Amy Sherman-Palladino has no patience for mom-shamers. The creator of Marvelous Mrs. Maisel shut down criticisms about Midge Maisel’s (Rachel Brosnahan) parenting during a virtual comedy showrunner roundtable for The Hollywood Reporter on June 29. When the conversation turned to criticisms of Midge's white privilege in the Amazon Prime Video series, Sherman-Palladino said she doesn’t “give a sh*t” about such appraisals — but she has zero patience whatsoever when it comes to criticisms of the comedian being a bad mother.
“No, I never give a sh*t about that, especially when you're dealing with women characters,” Sherman-Palladino said of Midge’s perception by audiences. “I started on Roseanne: I was in my 20s, and it was me [and] a [female writing] partner, and we were the only girls on staff, and you learn really quickly what the views on women were." She continued, "What was likable and what was, 'Oooh, don't yell too much because you're too strident’... So, I have never gone into anything worried about what people are going to think in those terms.”
When it comes to criticisms of Midge being away from her children due to her career, however, Sherman-Palladino said, “I have no patience for that sh*t whatsoever.” She explained, “I never saw one person say dick about Don Draper in Mad Men not hanging out with his kids, so f*ck that sh*t. These kids have two sets of grandparents who dote on them, and they have a father that's there all the time.” She continued, “If this woman has to go out on the road to make a living, f*ck you if you have an issue with that — and I mean that with all the love in my heart.”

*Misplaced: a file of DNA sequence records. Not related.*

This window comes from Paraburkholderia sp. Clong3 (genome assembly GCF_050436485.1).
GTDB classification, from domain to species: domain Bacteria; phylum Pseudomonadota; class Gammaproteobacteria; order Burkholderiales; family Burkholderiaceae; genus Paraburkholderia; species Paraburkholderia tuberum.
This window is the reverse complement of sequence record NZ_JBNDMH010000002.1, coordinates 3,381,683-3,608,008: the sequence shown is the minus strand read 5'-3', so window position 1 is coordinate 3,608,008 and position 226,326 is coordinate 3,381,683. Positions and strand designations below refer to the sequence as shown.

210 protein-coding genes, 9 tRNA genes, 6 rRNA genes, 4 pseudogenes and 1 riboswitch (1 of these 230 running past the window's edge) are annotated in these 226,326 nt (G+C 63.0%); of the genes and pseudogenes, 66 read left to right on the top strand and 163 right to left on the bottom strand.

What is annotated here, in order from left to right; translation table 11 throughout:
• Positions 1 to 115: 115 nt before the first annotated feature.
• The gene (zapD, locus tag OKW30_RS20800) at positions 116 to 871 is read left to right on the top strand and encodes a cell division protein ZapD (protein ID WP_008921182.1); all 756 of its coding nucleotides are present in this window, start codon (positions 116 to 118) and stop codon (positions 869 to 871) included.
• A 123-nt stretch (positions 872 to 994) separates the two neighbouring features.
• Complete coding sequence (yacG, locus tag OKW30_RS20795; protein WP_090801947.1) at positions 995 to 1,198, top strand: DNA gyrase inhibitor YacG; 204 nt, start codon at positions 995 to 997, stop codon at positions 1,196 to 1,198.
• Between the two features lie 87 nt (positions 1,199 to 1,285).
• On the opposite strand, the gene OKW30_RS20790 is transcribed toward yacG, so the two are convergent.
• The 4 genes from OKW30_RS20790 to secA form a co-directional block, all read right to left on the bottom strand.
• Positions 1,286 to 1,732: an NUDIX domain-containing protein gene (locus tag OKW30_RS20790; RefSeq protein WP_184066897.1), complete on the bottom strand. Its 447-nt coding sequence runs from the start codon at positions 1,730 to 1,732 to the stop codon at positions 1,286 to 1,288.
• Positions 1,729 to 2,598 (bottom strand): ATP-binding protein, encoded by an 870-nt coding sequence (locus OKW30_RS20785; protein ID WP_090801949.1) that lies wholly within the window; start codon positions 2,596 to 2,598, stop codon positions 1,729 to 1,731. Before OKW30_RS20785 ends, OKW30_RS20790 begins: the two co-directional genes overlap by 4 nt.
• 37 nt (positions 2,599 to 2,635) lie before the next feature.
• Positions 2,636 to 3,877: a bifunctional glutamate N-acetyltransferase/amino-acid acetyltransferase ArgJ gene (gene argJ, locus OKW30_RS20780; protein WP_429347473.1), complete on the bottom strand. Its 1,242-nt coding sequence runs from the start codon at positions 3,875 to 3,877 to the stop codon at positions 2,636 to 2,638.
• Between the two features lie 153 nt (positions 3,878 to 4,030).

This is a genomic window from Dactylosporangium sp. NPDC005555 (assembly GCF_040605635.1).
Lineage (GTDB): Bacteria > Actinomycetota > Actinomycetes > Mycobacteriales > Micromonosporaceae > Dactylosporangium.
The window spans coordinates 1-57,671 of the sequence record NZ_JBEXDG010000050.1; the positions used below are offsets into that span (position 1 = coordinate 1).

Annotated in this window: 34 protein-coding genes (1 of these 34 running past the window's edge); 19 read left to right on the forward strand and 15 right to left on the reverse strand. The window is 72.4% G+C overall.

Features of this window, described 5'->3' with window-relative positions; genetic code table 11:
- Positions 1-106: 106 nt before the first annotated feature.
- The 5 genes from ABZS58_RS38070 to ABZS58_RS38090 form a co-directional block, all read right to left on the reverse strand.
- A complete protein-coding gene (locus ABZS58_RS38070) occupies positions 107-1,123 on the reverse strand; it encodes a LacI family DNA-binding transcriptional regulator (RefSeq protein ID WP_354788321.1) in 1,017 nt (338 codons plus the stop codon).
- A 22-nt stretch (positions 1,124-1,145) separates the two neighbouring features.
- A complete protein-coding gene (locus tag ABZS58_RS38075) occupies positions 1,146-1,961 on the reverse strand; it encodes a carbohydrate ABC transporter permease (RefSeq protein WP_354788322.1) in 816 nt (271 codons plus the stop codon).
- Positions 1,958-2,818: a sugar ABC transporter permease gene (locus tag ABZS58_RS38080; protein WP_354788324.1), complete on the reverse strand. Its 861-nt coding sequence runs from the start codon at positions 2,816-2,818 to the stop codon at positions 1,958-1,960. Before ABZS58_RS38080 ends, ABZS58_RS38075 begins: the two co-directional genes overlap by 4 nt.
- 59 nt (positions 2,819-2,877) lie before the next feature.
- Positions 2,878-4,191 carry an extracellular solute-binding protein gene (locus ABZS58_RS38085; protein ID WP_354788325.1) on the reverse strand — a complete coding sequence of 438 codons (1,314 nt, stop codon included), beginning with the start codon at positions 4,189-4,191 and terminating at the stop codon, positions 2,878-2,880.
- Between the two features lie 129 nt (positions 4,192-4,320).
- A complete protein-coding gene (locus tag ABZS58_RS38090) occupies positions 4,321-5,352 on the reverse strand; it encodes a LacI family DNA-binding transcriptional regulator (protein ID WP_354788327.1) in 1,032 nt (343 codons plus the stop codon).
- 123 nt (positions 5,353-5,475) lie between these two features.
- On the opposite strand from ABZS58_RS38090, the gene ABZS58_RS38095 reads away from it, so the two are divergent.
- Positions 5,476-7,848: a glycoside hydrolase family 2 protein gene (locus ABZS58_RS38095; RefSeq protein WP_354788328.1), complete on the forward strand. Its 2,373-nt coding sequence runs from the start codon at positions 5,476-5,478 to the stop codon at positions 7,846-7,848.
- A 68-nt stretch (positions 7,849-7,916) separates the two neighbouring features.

Set in late 1970s New York, Marvelous Mrs. Maisel follows housewife Midge Maisel (Brosnahan) as she pursues a risky career as a stand-up comedian. With the support of her agent Susie (Alex Borstein) and her well-meaning but sometimes outlandish parents (Tony Shalhoub and Marin Hinkle), Midge’s life takes a turn as she tours comedy clubs and finds her way at the top of the comedy biz, which means being away from her two young children.
This isn’t the first time members of the cast and crew have responded to critiques of Midge’s parenting. Brosnahan similarly said she was tired of being mom-shamed during a panel interview with SiriusXM Stars last December. “I have a lot to say about this,” Brosnahan said, per Entertainment Weekly. “These kids are being raised by a village and it has been so surprising the level of mom-shaming aimed at this fictional character.”
Brosnahan continued, "They have four loving grandparents, they have a Zelda, they have the privilege of having so many different people around to help them raise their children. They’re not perfect."